In whatever manner you interpret this moment in history, whatever your response has been, remember that cries for justice are not only current events, they are biblical texts. When we pursue justice, we seek what God seeks. Again, you may hear a sermon arising, but let me hasten to answer the question I’m being asked: “What is The Alliance doing and planning to do to address issues of injustice?” Well, if by The Alliance you mean the National Office leadership, here’s my answer: We’ll begin doing what we’ve neglected to do, and we’ll keep doing much of what we’ve been doing. We’ve neglected to develop a statement on racism and injustice. I regret that this has not happened during my tenure. The need for it has been discussed numerous times, and I fully support the concept but have failed to press for the necessary processes to see this through. Worse, I must admit that this neglect says something about my own failure to own this subject deeply enough. I’m sorry. Alliance family, please accept my apology. I have not led us effectively toward this end, and hence we don’t yet have such a statement, but we will. Our Board of Directors meets in two weeks, and with their direction we’ll move forward on this long overdue document. We have strong, clear, grace-filled biblical statements on matters such as the sanctity of life and human sexuality. The statement on racism and injustice will be approached in the same manner and will be held at the same level. I look forward to reporting back to you as appropriate.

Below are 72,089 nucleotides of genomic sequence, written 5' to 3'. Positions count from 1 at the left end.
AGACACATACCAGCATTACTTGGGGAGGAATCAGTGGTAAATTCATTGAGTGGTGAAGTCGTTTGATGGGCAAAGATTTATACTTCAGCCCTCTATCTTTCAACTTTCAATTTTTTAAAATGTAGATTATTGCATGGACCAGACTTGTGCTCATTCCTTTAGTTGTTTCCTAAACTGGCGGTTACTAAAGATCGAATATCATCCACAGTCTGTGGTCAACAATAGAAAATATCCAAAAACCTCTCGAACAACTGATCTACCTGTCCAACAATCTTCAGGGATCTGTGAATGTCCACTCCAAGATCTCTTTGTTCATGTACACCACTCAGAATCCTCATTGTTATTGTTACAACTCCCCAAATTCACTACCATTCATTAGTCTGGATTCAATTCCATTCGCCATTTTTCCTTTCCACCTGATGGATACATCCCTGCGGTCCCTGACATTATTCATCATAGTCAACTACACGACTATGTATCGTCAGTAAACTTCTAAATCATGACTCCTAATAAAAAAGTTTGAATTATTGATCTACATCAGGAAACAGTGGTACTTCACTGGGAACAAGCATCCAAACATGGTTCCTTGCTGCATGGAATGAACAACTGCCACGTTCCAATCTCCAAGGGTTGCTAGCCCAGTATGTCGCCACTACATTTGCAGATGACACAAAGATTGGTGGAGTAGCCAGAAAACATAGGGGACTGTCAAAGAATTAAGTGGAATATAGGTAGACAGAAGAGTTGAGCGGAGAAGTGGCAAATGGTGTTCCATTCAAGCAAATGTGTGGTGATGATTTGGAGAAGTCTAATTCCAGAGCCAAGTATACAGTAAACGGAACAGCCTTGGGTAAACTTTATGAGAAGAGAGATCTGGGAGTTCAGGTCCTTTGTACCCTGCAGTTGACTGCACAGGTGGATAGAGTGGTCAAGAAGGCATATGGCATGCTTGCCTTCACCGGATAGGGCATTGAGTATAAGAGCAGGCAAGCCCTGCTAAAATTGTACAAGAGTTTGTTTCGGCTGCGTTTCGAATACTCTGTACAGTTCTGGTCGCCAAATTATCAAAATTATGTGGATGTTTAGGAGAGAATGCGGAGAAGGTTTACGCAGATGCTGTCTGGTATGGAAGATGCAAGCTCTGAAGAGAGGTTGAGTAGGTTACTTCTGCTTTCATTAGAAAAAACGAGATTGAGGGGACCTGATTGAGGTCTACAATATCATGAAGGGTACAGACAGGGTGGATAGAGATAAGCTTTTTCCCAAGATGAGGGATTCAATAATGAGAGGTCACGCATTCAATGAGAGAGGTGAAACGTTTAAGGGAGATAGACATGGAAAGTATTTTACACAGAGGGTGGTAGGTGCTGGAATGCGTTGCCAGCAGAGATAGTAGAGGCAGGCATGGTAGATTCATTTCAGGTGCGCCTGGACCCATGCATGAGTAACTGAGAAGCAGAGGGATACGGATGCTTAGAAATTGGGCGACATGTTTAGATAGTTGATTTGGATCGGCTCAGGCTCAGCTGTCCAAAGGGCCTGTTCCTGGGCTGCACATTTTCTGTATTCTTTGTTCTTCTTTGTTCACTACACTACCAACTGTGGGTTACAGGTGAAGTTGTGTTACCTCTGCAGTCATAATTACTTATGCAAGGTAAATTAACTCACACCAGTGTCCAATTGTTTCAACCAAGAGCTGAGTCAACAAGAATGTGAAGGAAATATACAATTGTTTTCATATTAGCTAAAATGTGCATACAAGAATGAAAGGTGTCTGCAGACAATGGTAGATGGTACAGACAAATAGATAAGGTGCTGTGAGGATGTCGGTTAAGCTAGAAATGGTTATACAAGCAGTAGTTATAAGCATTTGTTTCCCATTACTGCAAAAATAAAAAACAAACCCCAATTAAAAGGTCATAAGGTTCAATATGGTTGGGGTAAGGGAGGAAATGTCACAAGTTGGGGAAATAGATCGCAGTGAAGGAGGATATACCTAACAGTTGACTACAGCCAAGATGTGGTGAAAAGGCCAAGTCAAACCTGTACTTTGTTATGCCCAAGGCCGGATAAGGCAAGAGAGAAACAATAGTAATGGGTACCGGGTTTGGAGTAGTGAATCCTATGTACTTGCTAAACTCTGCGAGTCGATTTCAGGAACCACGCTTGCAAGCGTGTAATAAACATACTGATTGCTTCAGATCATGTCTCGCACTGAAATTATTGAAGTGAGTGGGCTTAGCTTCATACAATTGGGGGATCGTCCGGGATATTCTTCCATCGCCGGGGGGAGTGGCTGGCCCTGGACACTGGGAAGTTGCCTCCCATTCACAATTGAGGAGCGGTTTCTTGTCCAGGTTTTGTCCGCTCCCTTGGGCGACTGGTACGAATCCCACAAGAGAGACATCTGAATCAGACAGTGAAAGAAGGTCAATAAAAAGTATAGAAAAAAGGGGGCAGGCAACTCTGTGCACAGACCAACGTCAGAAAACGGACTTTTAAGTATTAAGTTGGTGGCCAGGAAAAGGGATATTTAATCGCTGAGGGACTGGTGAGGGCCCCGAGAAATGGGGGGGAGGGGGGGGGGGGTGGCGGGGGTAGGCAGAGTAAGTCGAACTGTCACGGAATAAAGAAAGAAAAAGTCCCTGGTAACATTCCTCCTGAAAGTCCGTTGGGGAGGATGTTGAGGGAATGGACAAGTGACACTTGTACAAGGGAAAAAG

Additionally, as we further wait on the Lord and listen in community, we may discover other areas of neglect or offense that we on the national level will seek to remedy. What we’ll continue to do on the national level centers around a significant single concept, it’s this: Those in positions of power in Christ’s Church are commissioned to give voice and opportunity to those who would not otherwise have these privileges. We must use our power to advance those who lack access to it. Specifically, we’ll continue to look for opportunities to give access to well-qualified members of non-majority populations to leadership positions, ministry settings, and influence among the broader community.

We have and will continue to invite speakers, welcome authors and artists, appoint to committees, elect to boards and hire on staff a reflection of the beauty of the diversity of the Alliance family. Our National Office hiring policy is stated in such a way that minorities are not overlooked in search processes.